Presentation on theme: "PULSE SEQUENCES Emphasizing the differences among spin density, T1, and T2 relaxation time constants of the tissues is the key to the exquisite contrast."— Presentation transcript:
PULSE SEQUENCES Emphasizing the differences among spin density, T1, and T2 relaxation time constants of the tissues is the key to the exquisite contrast sensitivity of MR images. Tailoring the pulse sequences—that is, the timing, order, polarity, and repetition frequency of the RF pulses and applied magnetic field gradients—makes the emitted signals dependent on T1, T2 or spin density relaxation characteristics.
MR relies on three major pulse sequences: spin echo, inversion recovery, and gradient recalled echo.
When these used in conjunction with localization methods (i.e., the ability to spatially encode the signal to produce an image, “contrast-weighted” images are obtained.
Spin echo describes the excitation of the magnetized protons in a sample with an RF pulse and production of the FID, followed by a second RF pulse to produce an echo. Timing between the RU pulses allows separation of the initial FID and the echo and the ability to adjust tissue contrast.
Time of Echo An initial 90-degree pulse produces the maximal transverse magnetization, M xy, and places the spins in phase coherence. The signal exponentially decays with T2* relaxation caused by intrinsic and extrinsic magnetic field variations.
After a time delay of TE/2, where TE is the time of echo, a 180-degree RF pulse is applied, which inverts the spin system and induces a rephasing of the transverse magnetization. The spins are rephased and produce a measurable signal at a time equal to the time of echo (TE).
This sequence is depicted in the rotating frame.
The echo reforms in the opposite direction from the initial transverse magnetization vector, so the spins experience the opposite external magnetic field inhomogeneities and this strategy cancels their effect. The 0 inhomogeneiry-canceling effect that the spin echo pulse sequence produces has been likened to a foot race on a track.
The racers start running at the 90- degree pulse, but quickly their tight grouping at the starting line spreads out (dephases) as they run at different speeds.
After a short period, the runners are spread out along the track, with the fastest runners in front and the slower ones in the rear. At this time (TE/2), a 180-degree pulse is applied and the runners all instantly reverse their direction, but they keep running at the same speed as before.
Immediately after the 180-degree rephasing RF pulse, the fastest runners are the farthest behind and the slowest runners are in front of the pack. Under these conditions, the fast runners at the end of the pack will catch the slow runners at the front of the pack as they all run past the starring line together (i.e., at time TE).
Even in a field of runners in which each runs at a markedly different speed from the others, they all will recross the starting line at exactly TE. The MR signal is at a maximum (i.e., the peak of the FID envelope) as the runners are all in phase when they cross the starting line.
They can rim off in the other direction, and after another time interval of TE/2 reverse their direction and run back to the starting line. Again, after a second TE period, they will all cross the starting line (and the FID signal will be at its third peak), then head off in the other direction.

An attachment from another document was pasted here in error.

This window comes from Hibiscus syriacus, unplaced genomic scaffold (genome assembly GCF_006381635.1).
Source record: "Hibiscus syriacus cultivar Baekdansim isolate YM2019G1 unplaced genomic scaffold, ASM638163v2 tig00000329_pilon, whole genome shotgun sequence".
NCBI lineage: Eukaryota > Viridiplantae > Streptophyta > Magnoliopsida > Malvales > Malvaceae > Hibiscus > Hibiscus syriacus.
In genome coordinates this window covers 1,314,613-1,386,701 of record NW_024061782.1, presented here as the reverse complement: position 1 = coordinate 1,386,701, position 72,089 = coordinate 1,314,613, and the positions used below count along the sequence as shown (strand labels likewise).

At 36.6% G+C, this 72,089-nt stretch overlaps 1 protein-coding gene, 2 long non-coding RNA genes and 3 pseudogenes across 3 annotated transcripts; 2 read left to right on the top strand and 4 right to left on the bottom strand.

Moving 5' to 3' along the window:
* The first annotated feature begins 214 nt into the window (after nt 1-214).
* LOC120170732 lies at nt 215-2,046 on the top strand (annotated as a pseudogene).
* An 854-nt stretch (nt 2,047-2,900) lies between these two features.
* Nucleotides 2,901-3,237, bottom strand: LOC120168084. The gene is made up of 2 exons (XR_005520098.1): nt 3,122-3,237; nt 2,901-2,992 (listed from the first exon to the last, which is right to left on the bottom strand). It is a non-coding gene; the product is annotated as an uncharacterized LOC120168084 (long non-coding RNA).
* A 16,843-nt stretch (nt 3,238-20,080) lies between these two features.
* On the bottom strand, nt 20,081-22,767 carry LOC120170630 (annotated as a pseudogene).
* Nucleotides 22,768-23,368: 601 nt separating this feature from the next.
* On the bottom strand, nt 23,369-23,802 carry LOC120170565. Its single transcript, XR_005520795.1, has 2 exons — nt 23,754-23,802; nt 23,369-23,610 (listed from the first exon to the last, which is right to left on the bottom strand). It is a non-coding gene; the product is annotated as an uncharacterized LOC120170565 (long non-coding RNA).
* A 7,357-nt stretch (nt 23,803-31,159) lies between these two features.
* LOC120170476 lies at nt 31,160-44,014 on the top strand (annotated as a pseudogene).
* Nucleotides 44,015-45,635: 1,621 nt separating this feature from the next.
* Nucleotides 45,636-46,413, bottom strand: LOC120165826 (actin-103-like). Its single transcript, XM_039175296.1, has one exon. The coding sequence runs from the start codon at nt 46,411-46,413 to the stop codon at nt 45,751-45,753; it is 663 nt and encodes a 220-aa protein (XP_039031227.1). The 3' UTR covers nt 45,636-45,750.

This process can be repeated.
The maximal echo amplitude depends on the T2 constant and not on T2*, which is the decay constant that includes magnetic field inhomogeneities. Of course all MR signals depend on the proton density of the tissue sample, as well.
Just before and after the peak amplitude of the echo (centered at time TE) digital sampling and acquisition of the signal occurs.
Spin echo formation separates the RF excitation and signal acquisition events by finite periods of time, which emphasizes the fact that relaxation phenomena are being observed and encoded into the images. Contrast in the image is produced because different tissue types relax differently (based on their T1 and T2 characteristics).
Multiple echoes generated by 180- degree pulses after the initial excitation allow the determination of the “true T2” of the sample.
Signal amplitude is measured at several points in time, and an exponential curve is fit to this measured data
The T2 value is one of the curve-fitting coefficients.
Time of Repetition and Partial Saturation The standard spin echo pulse sequence uses a series of 90-degree pulses separated by a period known as the time of repetition (TR), which typically ranges from about 300 to 3,000 msec. A time delay between excitation pulses allows recovery of the longitudinal magnetization.
During this period, the FID and the echo produce the MR signal. After the ‘ER interval, the next 90-degree pulse is applied, but usually before the complete longitudinal magnetization recovery of the tissues.
In this instance, the FID generated is less than the first FID. After the second 90-degree pulse, a steady- state longitudinal magnetization produces the same FID amplitude from each subsequent 90-degree pulse (spins are rotated through 360 degrees and are reintroduced in the transverse plane).
Tissues become partially saturated (i.e., the full transverse magnetization is decreased from the equilibrium magnetization), with the amount of saturation dependent on the T1 relaxation time.
A short-T1 tissue has less saturation than a long-T1 tissue.
For spin echo sequences, partial saturation of the longitudinal magnetization depends on the TR and T1 of the tissues. Partial saturation has an impact on tissue contrast.
Spin Echo Contrast Weighting Contrast in an image is proportional to the difference in signal intensity between adjacent pixels in the image, corresponding to two different voxels in the patient.
The signal, S, produced by an NMR system is proportional to other factors as follows: where pH is the spin (proton) density, f(v) is the signal arising from fluid flow, T1 and T2 are physical properties of tissue, and TR and TE are pulse sequence controls on the MRI machine.